Q: Doesn’t a fight automatically include a suspension? Was it worth it?

A: I believe he got a two-game suspension and I was given one game for the altercation. It definitely was not worth it.

Q: These are your stats from last season: five goals, 13 assists, 27 blocked shots. Which of those numbers are you most proud of?

A: The blocked shots. I obviously love to contribute with goals and assists, but it’s always fun to block shots because it gets the team excited and shows you’re willing to put your body on the line to get the win.

Q: On a scale of 1 to 10, where are you, as a hockey player, on the continuum of a finesse player (1) to a grinder (10)?

A: I would say about a 6. I definitely have some characteristics of both to my game and consider it to be fairly balanced.

Q: Do you also consider yourself an agitator, or do you tend to keep quiet on the ice?

A: It depends on the situation. There are times when I like to talk and “stir the pot,” but you definitely need to pick and choose when to do it. If you focus too much on talking, it can take you off your game. And you don’t want to take a bad penalty and set your team back.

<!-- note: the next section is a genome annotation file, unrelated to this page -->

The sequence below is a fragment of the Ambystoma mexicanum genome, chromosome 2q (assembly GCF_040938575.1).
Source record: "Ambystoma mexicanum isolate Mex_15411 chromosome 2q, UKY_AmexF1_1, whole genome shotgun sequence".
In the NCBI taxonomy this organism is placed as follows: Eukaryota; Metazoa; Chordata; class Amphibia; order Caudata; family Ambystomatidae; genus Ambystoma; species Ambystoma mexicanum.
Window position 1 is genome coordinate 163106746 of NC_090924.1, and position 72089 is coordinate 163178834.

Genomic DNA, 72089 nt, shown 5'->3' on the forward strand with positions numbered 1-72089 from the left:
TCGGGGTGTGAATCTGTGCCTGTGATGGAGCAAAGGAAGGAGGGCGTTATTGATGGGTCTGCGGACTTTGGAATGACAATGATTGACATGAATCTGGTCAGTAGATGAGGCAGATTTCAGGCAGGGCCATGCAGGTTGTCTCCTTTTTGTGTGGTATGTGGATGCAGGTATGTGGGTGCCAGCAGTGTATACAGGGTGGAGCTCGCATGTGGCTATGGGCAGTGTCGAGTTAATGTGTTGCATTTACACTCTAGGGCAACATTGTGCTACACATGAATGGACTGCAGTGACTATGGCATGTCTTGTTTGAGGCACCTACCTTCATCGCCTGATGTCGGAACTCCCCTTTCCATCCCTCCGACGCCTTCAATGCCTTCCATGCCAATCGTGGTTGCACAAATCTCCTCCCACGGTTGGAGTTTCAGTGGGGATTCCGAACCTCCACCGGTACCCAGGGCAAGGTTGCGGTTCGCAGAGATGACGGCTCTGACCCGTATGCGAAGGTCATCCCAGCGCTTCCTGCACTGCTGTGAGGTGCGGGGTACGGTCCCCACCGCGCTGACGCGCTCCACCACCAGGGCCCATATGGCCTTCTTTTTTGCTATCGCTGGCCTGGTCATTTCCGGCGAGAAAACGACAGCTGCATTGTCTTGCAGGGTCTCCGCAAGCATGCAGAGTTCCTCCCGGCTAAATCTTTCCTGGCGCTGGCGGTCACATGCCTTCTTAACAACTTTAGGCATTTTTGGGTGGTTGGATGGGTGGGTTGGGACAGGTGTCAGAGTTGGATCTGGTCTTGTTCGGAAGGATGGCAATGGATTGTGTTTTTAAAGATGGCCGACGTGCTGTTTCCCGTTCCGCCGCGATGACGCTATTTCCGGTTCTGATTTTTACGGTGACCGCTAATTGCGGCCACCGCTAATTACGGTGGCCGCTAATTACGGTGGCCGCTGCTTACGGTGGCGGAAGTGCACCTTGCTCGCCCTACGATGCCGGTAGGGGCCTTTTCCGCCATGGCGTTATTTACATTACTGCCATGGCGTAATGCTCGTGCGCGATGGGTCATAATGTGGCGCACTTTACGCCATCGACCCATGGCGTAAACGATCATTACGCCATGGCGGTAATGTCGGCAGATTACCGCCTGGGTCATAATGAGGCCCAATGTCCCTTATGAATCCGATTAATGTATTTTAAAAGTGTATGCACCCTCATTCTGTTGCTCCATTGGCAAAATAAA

Q: Your Twitter posts include a lot of references to Detroit professional sports; are you a fan of all the Motor City teams?

A: I am a huge Detroit sports fan, and, unfortunately, it has been a tough couple of years for us. If I had to rank them, I would say: 1. Red Wings; 2. Tigers; 3. Lions; 4. Pistons. But I follow them all, so those rankings don’t mean too much.

Q: Your OSU bio points out that you like to make trips to catch Tigers games; where all have you gone?

A: I’ve been able to see the Tigers play in Toronto, Cleveland, Tampa Bay, Pittsburgh and both Chicago parks. I have been out to the LA Angels’ park as well, but not to see the Tigers.

Q: Who is your favorite all-time Detroit athlete?

A: Steve Yzerman. What he did for the Wings was awesome to watch growing up. There could maybe be a few more Red Wings I could choose, but Yzerman would definitely be my pick.

Q: Is there a story behind your jersey number? You didn’t pick No. 25 for that Red Wings hack Darren McCarty, did you?

A: Ha-ha! It was not because of Darren McCarty, though his goal in the ’97 Cup finals against Philly and hat trick in the ’02 Western Conference finals are two of my favorite Detroit highlights. But I was pretty tall when I was playing travel hockey, and the only jersey that would fit me was No. 25. I happened to have a good season, so I stuck with it.

Q: Oh, my gosh — I totally forgot about the Frozen Four last year; how was that experience?

A: The Frozen Four was absolutely amazing. When you’re there, it’s unbelievable. You want to take it in as much as you can but also have to stay focused on the games. Ever since that game, I’ve had Buffalo on my mind for this year.

Q: How do you and your teammates deal with the pressure of wanting to get back?

A: I don’t think we feel it too much. We just go out and play our game and stick to the systems we have in place. We know what we can accomplish but have to focus on going out and getting better each and every day.